As Iraqi schoolchildren sang their country's praise and the band marched in a row, the United States formally handed over military control of the heavily fortified Green Zone to Iraqi troops yesterday, a first step in the U.S. withdrawal from Iraq.
The Green Zone, a walled-off, 5.6-square-mile community in Baghdad's core, has come to symbolize for Iraqis the U.S. occupation of their country. Home to about 30,000 residents - including 14,000 U.S. and coalition forces - it is also the site of Saddam Hussein's opulent Republican Palace, captured by U.S. troops in April 2003 and, until last month, site of the U.S. Embassy.
Security of the Green Zone had been, until yesterday, the responsibility of the United States. But as part of the handover, and in terms outlined in the Status of Forces Agreement that details the withdrawal of U.S. troops from the country by the end of 2011, Iraqis trained by U.S. troops now are in charge of security.
"This is a glorious and blessed day in Iraq's modern history," said Imad Jassim, commander of Iraq's Baghdad Brigade, the new military unit overseeing security in the Green Zone, at a ceremony yesterday morning. "We're developing Iraq and its future."
In speech broadcast on state television, Iraqi Prime Minister Nouri al-Maliki called it a "day of sovereignty" that should be immortalized as a national holiday.
"A year before this date, it was a dream to just think about withdrawing the foreign forces from Iraq," al-Maliki said. "The dream that nobody was allowed to think about has become a reality. We consider this a reason for all Iraqis to rejoice about."
In a private ceremony Wednesday, U.S. officials lowered the American flag at the Republican Palace, the largest of the presidential estates commissioned by Hussein. Yesterday, Iraqi officials raised their own flag, even though the sprawling, half-mile palace is empty now that U.S. personnel have moved into the new embassy. No decisions have been made for how the palace will be used, although both al-Maliki and President Jalal Talabani are vying for control.
In addition to the Green Zone transfer, other changes are being instituted:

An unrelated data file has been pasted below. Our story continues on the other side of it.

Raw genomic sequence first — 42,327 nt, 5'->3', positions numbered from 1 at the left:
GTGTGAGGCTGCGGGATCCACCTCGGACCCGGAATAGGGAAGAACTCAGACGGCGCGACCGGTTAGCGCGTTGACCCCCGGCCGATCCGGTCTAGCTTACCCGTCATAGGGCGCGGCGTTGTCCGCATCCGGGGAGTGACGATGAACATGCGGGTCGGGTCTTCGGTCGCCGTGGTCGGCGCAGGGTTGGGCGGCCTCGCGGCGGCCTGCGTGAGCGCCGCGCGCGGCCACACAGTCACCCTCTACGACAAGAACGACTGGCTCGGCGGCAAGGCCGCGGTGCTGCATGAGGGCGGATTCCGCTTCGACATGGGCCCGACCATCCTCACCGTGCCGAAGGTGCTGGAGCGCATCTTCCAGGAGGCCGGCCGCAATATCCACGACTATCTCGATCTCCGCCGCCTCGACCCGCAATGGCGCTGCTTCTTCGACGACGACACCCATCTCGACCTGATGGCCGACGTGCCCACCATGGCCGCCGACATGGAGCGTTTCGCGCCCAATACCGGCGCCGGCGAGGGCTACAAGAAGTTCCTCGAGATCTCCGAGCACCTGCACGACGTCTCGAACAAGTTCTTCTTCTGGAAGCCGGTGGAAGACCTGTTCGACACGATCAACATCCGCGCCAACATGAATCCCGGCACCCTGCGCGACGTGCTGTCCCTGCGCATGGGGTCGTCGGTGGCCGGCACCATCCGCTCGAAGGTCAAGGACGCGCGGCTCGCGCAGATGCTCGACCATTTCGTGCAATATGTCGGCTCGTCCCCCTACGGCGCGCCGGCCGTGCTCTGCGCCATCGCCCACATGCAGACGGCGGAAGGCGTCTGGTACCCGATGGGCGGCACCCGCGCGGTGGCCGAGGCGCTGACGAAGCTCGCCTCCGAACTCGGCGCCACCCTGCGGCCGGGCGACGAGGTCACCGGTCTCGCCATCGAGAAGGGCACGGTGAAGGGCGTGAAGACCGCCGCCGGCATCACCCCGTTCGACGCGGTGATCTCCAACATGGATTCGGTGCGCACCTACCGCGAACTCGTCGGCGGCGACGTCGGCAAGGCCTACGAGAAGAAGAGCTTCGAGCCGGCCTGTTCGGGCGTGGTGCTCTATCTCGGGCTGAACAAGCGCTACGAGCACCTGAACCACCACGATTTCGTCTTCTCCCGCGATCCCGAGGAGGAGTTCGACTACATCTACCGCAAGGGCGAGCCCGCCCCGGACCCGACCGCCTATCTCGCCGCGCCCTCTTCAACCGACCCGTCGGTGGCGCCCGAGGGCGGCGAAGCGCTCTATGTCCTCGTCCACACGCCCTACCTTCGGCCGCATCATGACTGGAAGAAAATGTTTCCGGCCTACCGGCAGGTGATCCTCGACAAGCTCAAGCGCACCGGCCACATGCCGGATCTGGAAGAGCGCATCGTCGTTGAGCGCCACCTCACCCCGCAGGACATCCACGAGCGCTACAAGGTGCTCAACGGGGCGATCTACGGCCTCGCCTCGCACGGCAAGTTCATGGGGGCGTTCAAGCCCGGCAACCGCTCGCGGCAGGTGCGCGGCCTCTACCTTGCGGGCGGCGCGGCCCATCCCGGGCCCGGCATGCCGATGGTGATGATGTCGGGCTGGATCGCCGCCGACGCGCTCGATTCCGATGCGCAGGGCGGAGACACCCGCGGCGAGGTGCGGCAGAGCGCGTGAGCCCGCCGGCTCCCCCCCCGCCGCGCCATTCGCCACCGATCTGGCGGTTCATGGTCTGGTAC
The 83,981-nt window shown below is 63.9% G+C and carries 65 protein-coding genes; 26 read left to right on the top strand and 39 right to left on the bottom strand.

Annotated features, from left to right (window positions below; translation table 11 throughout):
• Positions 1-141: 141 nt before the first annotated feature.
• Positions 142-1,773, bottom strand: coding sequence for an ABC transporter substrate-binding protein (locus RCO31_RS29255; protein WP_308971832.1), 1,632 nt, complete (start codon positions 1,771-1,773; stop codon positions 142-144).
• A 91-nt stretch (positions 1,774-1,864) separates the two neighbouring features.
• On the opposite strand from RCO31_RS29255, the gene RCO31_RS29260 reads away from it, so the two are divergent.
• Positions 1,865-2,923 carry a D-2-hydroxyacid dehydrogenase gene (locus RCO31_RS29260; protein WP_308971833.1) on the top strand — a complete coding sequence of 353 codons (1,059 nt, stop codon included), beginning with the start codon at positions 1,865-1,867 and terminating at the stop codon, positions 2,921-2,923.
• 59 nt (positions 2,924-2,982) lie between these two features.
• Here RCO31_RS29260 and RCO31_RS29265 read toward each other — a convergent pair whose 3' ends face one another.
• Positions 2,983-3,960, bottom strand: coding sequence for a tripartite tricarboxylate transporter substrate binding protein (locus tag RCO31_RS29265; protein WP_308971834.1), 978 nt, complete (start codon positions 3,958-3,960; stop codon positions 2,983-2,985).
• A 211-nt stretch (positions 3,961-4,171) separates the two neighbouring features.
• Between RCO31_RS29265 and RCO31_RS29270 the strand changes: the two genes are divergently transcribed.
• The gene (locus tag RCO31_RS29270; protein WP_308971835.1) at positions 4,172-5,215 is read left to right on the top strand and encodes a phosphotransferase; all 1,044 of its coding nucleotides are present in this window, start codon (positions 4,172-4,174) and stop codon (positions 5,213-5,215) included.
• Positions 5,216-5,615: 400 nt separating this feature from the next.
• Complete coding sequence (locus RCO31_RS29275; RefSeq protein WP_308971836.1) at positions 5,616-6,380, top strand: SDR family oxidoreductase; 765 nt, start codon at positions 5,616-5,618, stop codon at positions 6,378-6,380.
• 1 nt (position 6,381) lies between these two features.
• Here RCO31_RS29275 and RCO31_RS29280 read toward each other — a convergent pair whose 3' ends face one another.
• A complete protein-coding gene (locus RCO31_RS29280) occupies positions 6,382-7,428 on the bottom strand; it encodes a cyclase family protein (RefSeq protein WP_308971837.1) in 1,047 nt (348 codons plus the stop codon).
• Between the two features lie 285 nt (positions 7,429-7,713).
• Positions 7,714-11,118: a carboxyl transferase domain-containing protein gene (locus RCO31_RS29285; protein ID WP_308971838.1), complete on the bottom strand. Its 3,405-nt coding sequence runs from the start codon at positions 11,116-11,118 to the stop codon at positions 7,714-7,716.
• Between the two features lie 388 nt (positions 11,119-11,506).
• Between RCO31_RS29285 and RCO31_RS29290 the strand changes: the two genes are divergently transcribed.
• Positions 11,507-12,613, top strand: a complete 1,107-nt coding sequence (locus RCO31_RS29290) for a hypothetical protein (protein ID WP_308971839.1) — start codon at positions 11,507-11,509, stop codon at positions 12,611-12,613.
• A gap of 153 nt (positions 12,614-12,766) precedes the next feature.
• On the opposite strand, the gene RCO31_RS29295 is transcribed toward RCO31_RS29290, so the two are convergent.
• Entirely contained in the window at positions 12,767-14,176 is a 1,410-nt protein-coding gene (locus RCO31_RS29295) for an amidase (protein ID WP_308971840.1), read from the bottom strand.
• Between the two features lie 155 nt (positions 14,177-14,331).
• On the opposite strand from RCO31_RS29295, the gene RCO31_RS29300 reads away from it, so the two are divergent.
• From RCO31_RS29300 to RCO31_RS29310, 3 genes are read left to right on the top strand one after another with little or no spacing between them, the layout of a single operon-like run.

Iraq's military is now the lead agency, with the U.S. military conducting raids only alongside the Iraqi army. Arrest warrants will be issued by Iraqi judges, and the decision to detain will be made by Iraqi commanders.
Iraq now controls its own airspace, including responsibility for the Basra airport, which was transferred from British to Iraqi control yesterday.
About 15,000 Iraqi detainees in U.S. custody will be transferred over the coming months to Iraqi authorities for release or continued imprisonment. About 1,500 of the cases will be reviewed each month.
Private security contractors who provide protection for many U.S. officials and agencies are no longer granted immunity and could face criminal charges under Iraqi law.
The Green Zone has long been considered the safest place in Baghdad, with every car checked and every person searched and scanned before being granted entry. Although Iraqis are in charge, U.S. forces are still present. Even on this symbolic day, U.S. troops had set up a checkpoint on the road to stop cars and check identification cards.
"I think common sense will say [terrorists] will probably test the Green Zone," U.S. Army Col. Steven Ferrari, commander of the joint area support group, said of concerns that the area might become a target. "I guess time will tell."
Los Angeles Times reporters Ned Parker and Usama Redha, and special correspondents in Baghdad and Mosul, contributed to this article.